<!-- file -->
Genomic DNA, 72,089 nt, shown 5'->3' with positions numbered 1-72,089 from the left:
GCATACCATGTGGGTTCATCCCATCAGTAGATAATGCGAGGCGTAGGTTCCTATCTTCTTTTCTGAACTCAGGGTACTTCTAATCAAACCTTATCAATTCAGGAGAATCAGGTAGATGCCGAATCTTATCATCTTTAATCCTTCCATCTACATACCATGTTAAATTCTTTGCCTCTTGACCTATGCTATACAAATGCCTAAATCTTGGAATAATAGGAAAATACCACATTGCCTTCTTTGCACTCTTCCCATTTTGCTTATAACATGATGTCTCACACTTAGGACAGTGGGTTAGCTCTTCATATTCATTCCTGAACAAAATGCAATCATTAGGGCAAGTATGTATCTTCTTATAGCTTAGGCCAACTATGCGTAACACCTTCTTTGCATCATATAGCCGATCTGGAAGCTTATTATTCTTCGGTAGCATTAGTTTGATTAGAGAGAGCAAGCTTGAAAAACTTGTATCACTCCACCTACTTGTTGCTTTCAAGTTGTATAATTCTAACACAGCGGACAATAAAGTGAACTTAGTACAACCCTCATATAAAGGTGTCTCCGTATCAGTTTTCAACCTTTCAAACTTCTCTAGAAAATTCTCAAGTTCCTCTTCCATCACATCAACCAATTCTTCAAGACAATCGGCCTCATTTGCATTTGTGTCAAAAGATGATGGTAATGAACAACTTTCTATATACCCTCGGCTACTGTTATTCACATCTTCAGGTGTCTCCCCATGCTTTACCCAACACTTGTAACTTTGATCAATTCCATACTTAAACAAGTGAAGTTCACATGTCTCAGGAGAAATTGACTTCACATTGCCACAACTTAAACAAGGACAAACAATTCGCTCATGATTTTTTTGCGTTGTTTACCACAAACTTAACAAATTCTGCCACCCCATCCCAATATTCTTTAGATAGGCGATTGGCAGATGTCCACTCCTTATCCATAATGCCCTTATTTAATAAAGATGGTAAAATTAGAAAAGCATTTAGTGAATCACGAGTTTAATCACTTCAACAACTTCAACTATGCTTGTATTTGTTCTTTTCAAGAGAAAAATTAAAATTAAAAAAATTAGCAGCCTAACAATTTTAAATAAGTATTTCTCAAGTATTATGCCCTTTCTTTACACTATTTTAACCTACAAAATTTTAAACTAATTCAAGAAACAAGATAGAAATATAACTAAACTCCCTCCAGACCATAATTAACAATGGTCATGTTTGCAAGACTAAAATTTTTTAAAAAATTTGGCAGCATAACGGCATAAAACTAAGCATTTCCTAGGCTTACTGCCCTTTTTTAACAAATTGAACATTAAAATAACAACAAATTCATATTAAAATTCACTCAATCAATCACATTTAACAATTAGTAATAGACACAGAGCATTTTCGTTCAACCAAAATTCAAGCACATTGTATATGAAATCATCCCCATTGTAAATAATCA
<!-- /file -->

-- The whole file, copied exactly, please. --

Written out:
Genomic DNA, 72,089 nt, shown 5'->3' with positions numbered 1-72,089 from the left:
GCATACCATGTGGGTTCATCCCATCAGTAGATAATGCGAGGCGTAGGTTCCTATCTTCTTTTCTGAACTCAGGGTACTTCTAATCAAACCTTATCAATTCAGGAGAATCAGGTAGATGCCGAATCTTATCATCTTTAATCCTTCCATCTACATACCATGTTAAATTCTTTGCCTCTTGACCTATGCTATACAAATGCCTAAATCTTGGAATAATAGGAAAATACCACATTGCCTTCTTTGCACTCTTCCCATTTTGCTTATAACATGATGTCTCACACTTAGGACAGTGGGTTAGCTCTTCATATTCATTCCTGAACAAAATGCAATCATTAGGGCAAGTATGTATCTTCTTATAGCTTAGGCCAACTATGCGTAACACCTTCTTTGCATCATATAGCCGATCTGGAAGCTTATTATTCTTCGGTAGCATTAGTTTGATTAGAGAGAGCAAGCTTGAAAAACTTGTATCACTCCACCTACTTGTTGCTTTCAAGTTGTATAATTCTAACACAGCGGACAATAAAGTGAACTTAGTACAACCCTCATATAAAGGTGTCTCCGTATCAGTTTTCAACCTTTCAAACTTCTCTAGAAAATTCTCAAGTTCCTCTTCCATCACATCAACCAATTCTTCAAGACAATCGGCCTCATTTGCATTTGTGTCAAAAGATGATGGTAATGAACAACTTTCTATATACCCTCGGCTACTGTTATTCACATCTTCAGGTGTCTCCCCATGCTTTACCCAACACTTGTAACTTTGATCAATTCCATACTTAAACAAGTGAAGTTCACATGTCTCAGGAGAAATTGACTTCACATTGCCACAACTTAAACAAGGACAAACAATTCGCTCATGATTTTTTTGCGTTGTTTACCACAAACTTAACAAATTCTGCCACCCCATCCCAATATTCTTTAGATAGGCGATTGGCAGATGTCCACTCCTTATCCATAATGCCCTTATTTAATAAAGATGGTAAAATTAGAAAAGCATTTAGTGAATCACGAGTTTAATCACTTCAACAACTTCAACTATGCTTGTATTTGTTCTTTTCAAGAGAAAAATTAAAATTAAAAAAATTAGCAGCCTAACAATTTTAAATAAGTATTTCTCAAGTATTATGCCCTTTCTTTACACTATTTTAACCTACAAAATTTTAAACTAATTCAAGAAACAAGATAGAAATATAACTAAACTCCCTCCAGACCATAATTAACAATGGTCATGTTTGCAAGACTAAAATTTTTTAAAAAATTTGGCAGCATAACGGCATAAAACTAAGCATTTCCTAGGCTTACTGCCCTTTTTTAACAAATTGAACATTAAAATAACAACAAATTCATATTAAAATTCACTCAATCAATCACATTTAACAATTAGTAATAGACACAGAGCATTTTCGTTCAACCAAAATTCAAGCACATTGTATATGAAATCATCCCCATTGTAAATAATCA